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Red Flag (Fire Weather) Warning in New Jersey

Posted by on Apr 24, 2014 in Alerts | No Comments

Posted 4 hours, 48 minutes ago – National Weather Service

Red Flag Warning remains in effect from 10 am this morning to 8 pm EDT this evening for low relative humidity and strong wind for eastern Pennsylvania, most of New Jersey, Delaware and the Eastern Shore of Maryland.

  • Winds: northwest 10 to 20 mph with gusts up to 30 mph.
  • Timing: strongest winds will be late this morning into the early afternoon. With the lowest Humidities from late morning into the early evening.
  • Relative humidity: in the teens and 20s.
  • Temperatures: mainly in the lower to mid 60s.
  • Impacts: The combination of Windy conditions and low relative humidity values will lead to a more rapid spread rate of any fires that may develop. Residents are encouraged to exercise fire prevention with any outdoor activities and properly dispose of smoking materials.

 

Recommended actions

A Red Flag Warning means that critical Fire weather conditions are either occurring now, or will shortly due to a combination of strong winds, low relative humidity, and dry fuels. Any fires that develop may quickly get out of control and become difficult to contain.

For more information about wildfire danger, burn restrictions. And wildfire prevention and education, please visit your state forestry or environmental protection Website.

Excerpted from ready.govBefore:

  • To begin preparing, you should build an emergency kit and make a family communications plan.
  • Plant fire-resistant shrubs and trees. For example, hardwood trees are less flammable than pine, evergreen, eucalyptus or fir trees. Regularly clean roof and gutters.
  • Use 1/8-inch mesh screen beneath porches, decks, floor areas, and the home itself. Also, screen openings to floors, roof and attic.
  • Keep handy household items that can be used as fire tools: a rake, axe, handsaw or chain saw, bucket and shovel.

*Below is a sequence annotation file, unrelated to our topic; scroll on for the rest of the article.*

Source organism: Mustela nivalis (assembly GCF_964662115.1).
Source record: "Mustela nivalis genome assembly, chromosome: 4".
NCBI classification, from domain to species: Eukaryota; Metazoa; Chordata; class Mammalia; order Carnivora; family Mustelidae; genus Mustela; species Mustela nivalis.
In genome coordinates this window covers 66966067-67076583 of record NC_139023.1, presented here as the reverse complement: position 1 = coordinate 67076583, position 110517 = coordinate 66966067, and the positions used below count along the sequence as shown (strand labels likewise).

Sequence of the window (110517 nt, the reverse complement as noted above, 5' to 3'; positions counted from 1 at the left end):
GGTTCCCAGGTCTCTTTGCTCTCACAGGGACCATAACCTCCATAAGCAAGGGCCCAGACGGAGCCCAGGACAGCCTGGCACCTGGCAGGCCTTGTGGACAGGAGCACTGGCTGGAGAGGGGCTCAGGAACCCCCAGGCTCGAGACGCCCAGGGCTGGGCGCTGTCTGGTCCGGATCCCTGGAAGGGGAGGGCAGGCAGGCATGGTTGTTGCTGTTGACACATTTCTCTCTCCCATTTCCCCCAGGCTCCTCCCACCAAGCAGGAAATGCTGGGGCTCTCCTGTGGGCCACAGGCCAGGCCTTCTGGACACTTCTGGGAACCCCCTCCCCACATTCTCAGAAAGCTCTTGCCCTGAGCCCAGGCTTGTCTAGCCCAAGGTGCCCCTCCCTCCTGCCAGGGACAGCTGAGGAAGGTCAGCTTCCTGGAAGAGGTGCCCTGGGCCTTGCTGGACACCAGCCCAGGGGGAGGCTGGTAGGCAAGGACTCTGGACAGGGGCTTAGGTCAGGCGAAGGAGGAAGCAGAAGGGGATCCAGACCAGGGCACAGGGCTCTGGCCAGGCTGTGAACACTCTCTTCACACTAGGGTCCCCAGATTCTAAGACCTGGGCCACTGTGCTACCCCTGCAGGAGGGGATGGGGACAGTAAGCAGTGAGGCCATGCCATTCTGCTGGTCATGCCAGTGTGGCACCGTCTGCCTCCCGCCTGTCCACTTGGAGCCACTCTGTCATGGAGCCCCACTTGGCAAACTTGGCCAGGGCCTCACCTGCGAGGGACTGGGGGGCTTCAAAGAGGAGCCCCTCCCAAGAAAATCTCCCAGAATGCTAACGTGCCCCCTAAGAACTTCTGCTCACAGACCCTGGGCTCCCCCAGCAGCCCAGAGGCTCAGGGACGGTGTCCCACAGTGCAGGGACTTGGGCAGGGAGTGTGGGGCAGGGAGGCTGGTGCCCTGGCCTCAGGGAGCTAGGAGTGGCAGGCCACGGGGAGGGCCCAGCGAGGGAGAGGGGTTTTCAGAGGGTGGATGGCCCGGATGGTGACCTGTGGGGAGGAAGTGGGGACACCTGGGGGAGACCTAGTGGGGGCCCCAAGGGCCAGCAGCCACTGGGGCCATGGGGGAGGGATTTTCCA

• Consider installing protective shutters or heavy fire-resistant drapes.
  • Clear items that will burn from around the house, including wood piles, lawn furniture, barbecue grills, tarp coverings, etc. Move them outside of your defensible space.
  • Identify and maintain an adequate outside water source such as a small pond, cistern, well, swimming pool, or hydrant.
  • Have a garden hose that is long enough to reach any area of the home and other structures on the property.
  • More about what to do before a wildfire.

During:

  • Wear protective clothing when outside – sturdy shoes, cotton or woolen clothes, long pants, a long-sleeved shirt, gloves and a handkerchief to protect your face.
  • Close outside attic, eaves and basement vents, windows, doors, pet doors, etc. Remove flammable drapes and curtains. Close all shutters, blinds or heavy non-combustible window coverings to reduce radiant heat.
  • Close all doors inside the house to prevent draft. Open the damper on your fireplace, but close the fireplace screen.
  • Shut off any natural gas, propane or fuel oil supplies at the source.
  • Connect garden hoses to outdoor water faucet and fill any pools, hot tubs, garbage cans, tubs or other large containers with water.
  • Place lawn sprinklers on the roof and near above-ground fuel tanks. Leave sprinklers on and dowsing these strutures as long as possible.
  • If you have gas-powered pumps for water, make sure they are fueled and ready. Place a ladder against the house in clear view.
  • More about what to do during a wildfire.

What is a Red Flag Warning?

 

A Warning issued by National Weather Service fire weather forecasters to alert forecast users to an ongoing or imminent critical fire weather pattern. The warning product alerts land management agencies to the potential for widespread new ignitions or control problems with existing fires, both of which could pose a threat to life and property.

It is issued when it is an on-going event or the fire weather forecaster has a high degree of confidence that Red Flag criteria will occur within 48 hours of issuance. Red Flag criteria is based on local area vegetation characteristics, local climatology, select weather criteria and/or any combination of critical weather and fuel moisture forecasts. In some states, dry lightning and unstable air are criteria. A Fire Weather Watch may be issued prior to the Red Flag Warning.

Source: weather.gov

Information on Upcoming Storm Sunday-Monday

Posted by on Feb 28, 2014 in Alerts, Latest Events | No Comments

Latest Briefing Package:  http://www.erh.noaa.gov/phi/briefing/packages/current_briefing.pdf

From the National Weather Service

Sunday:   A slight chance of rain or freezing rain before 8am, then a chance of rain. Mostly cloudy, with a high near 47. Calm wind becoming northwest around 6 mph in the morning. Chance of precipitation is 40%. New precipitation amounts of less than a tenth of an inch possible